Following The Derby, he lost five straight times. Knapp was replaced as the jockey by Clarence Kummer. Knapp later returned in 1918. And then Johnny Loftus rode him in the Bowie Handicap.
Even at age three, he was regularly giving away as many as 15 pounds to same-age thoroughbreds.
By the close of the fall, he had seven wins.
Exterminator had become such a favorite of those who fed him, cleaned his stall, and washed him down after workouts that they affectionately layered him with nicknames like “Old Shang”, “Old Bones”, “Slim”, and “The Galloping Hatrack”.
After completing his three-year-old campaign, he just went on and on. Never an injury kept him away. He once had 22 races in one year.
Owner Kilmer literally changed trainers like he changed his socks. In Exterminator’s eight years of racing, he had nine different trainers — some of them even came around twice.
As an older competitor, he regularly spotted rivals 20 pounds, once winning when the runner-up toted 40 fewer pounds.
He could win in the deep mud. He even won going 2 1/4-miles and breaking the track record by 20 seconds.
At age six, he defeated a thoroughbred named Mad Hatter. He was racing nonstop. And Kilmer was changing trainers and jockeys just as fast.
Carrying 138 pounds, he won the Kentucky Handicap. Given the assignment of 135 pounds, he prevailed over four-year-old Grey Lag, the 1921 Horse of the Year, in the Brooklyn Handicap. Exterminator and Grey Lag were only inches apart as they dueled the length of the stretch in that race. Exterminator prevailed by a head. That race was only three days after the Kentucky Handicap.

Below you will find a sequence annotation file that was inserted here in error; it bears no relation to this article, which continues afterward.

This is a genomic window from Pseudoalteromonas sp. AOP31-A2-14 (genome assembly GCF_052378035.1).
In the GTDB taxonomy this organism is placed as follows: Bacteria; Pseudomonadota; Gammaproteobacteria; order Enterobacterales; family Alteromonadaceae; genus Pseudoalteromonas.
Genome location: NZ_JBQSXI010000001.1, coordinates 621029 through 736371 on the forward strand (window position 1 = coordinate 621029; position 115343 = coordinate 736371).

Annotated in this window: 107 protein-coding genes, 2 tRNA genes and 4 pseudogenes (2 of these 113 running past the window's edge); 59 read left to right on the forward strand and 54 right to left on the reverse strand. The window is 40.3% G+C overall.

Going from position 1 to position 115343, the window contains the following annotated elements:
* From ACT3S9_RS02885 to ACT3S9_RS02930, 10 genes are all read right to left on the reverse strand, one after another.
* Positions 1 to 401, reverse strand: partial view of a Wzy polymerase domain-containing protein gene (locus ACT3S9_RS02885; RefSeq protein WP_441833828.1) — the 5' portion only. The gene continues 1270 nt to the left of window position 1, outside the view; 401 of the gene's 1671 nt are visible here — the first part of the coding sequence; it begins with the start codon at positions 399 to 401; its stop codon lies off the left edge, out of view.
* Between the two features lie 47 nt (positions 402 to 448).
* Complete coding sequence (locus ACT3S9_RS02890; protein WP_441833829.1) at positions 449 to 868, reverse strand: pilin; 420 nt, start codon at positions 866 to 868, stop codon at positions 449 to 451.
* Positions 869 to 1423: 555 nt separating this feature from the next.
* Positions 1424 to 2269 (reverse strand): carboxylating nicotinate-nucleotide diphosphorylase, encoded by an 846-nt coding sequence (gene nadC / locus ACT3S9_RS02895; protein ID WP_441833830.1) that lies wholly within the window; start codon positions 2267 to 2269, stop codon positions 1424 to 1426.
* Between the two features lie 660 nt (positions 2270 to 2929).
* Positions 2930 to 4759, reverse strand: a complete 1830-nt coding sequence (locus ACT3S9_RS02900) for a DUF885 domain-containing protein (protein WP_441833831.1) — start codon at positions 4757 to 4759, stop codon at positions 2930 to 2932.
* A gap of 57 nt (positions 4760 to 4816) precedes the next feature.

At age seven, he carried an average of 133 pounds in his 17 races. He won 10 times. Kilmer gladly accepted the Horse of the Year award Exterminator was given.
When he was eight, he greeted another twosome of newcomers in trainer W. Shields and heralded jockey Earl Sande.
And when he was nine the latest trainer was Henry McDaniel, who had come full circle and was back in the employ of the petulant and ornery Kilmer.
After returning lame from a third-place effort in the Queen’s Hotal Handicap, he was retired just one start shy of 100 races.
No other Hall of Famer had such a long-lasting career where their winning form lasted as long as his.
Certainly, no other Hall of Famer saw so many faces showing him their training regimens . . . or had so many different jockeys aboard for his 50 wins.
In 35 races, he was asked to lug at least 130 pounds.
Across the country, he was a favorite of those men were responsible for maneuvering the horses into position behind the elastic bands that served as the race’s starting devices. He was always calm and cooperative with them in pre-race positionings.
When eased into retirement, he would live to be 30. His birthdays at Kilmer’s New York state farm known as Sun Briar Manor were generally celebrated with children coming by to share his ice cream and carrot cake.
He was selected to the U. S. Hall of Fame in 1957 and his plaque in the building in Saratoga informed visitors that his 33 stakes victories is a record that has never been passed by any horse that ever raced in North America.
Author Mildred Mastin wrote a children’s book entitled “Old Bones, the Wonder Horse” in 1955 and was reissued as a paperback in 1983.
The Galloping Hatrack had accomplished enough to overcome the obvious prejudices of Willis Sharpe Kilmer, an owner whose ego wanted so badly to entertain (and impress) his out of town cronies at the 1918 Kentucky Derby that he was “forced” to win the race by the arm twistings of others.